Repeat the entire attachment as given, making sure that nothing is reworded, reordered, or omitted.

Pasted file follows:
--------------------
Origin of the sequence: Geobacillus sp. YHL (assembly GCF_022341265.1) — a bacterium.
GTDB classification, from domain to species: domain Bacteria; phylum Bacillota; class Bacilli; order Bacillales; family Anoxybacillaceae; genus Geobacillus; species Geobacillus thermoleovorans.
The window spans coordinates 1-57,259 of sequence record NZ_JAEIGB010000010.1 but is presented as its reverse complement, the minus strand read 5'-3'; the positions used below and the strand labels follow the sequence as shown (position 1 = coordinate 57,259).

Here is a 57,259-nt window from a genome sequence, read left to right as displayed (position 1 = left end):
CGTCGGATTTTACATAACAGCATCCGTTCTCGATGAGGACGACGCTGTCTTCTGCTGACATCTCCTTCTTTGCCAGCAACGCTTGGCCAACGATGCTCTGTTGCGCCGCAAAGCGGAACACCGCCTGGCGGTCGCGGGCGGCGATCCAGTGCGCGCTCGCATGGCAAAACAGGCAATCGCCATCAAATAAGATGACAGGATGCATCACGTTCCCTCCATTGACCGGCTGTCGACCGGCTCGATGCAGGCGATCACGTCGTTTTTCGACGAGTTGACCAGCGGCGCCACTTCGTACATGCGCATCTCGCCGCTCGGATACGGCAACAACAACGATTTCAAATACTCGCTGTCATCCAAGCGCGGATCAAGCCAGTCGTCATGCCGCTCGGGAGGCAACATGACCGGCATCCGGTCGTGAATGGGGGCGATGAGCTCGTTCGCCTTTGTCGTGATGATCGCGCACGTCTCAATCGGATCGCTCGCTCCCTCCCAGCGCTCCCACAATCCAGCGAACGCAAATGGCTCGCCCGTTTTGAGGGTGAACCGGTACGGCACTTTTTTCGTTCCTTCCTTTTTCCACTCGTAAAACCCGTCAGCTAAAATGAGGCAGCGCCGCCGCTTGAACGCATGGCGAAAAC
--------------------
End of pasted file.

Origin of the sequence: Geobacillus sp. YHL (assembly GCF_022341265.1) — a bacterium.
GTDB classification, from domain to species: domain Bacteria; phylum Bacillota; class Bacilli; order Bacillales; family Anoxybacillaceae; genus Geobacillus; species Geobacillus thermoleovorans.
The window spans coordinates 1-57,259 of sequence record NZ_JAEIGB010000010.1 but is presented as its reverse complement, the minus strand read 5'-3'; the positions used below and the strand labels follow the sequence as shown (position 1 = coordinate 57,259).

Here is a 57,259-nt window from a genome sequence, read left to right as displayed (position 1 = left end):
CGTCGGATTTTACATAACAGCATCCGTTCTCGATGAGGACGACGCTGTCTTCTGCTGACATCTCCTTCTTTGCCAGCAACGCTTGGCCAACGATGCTCTGTTGCGCCGCAAAGCGGAACACCGCCTGGCGGTCGCGGGCGGCGATCCAGTGCGCGCTCGCATGGCAAAACAGGCAATCGCCATCAAATAAGATGACAGGATGCATCACGTTCCCTCCATTGACCGGCTGTCGACCGGCTCGATGCAGGCGATCACGTCGTTTTTCGACGAGTTGACCAGCGGCGCCACTTCGTACATGCGCATCTCGCCGCTCGGATACGGCAACAACAACGATTTCAAATACTCGCTGTCATCCAAGCGCGGATCAAGCCAGTCGTCATGCCGCTCGGGAGGCAACATGACCGGCATCCGGTCGTGAATGGGGGCGATGAGCTCGTTCGCCTTTGTCGTGATGATCGCGCACGTCTCAATCGGATCGCTCGCTCCCTCCCAGCGCTCCCACAATCCAGCGAACGCAAATGGCTCGCCCGTTTTGAGGGTGAACCGGTACGGCACTTTTTTCGTTCCTTCCTTTTTCCACTCGTAAAACCCGTCAGCTAAAATGAGGCAGCGCCGCCGCTTGAACGCATGGCGAAAAC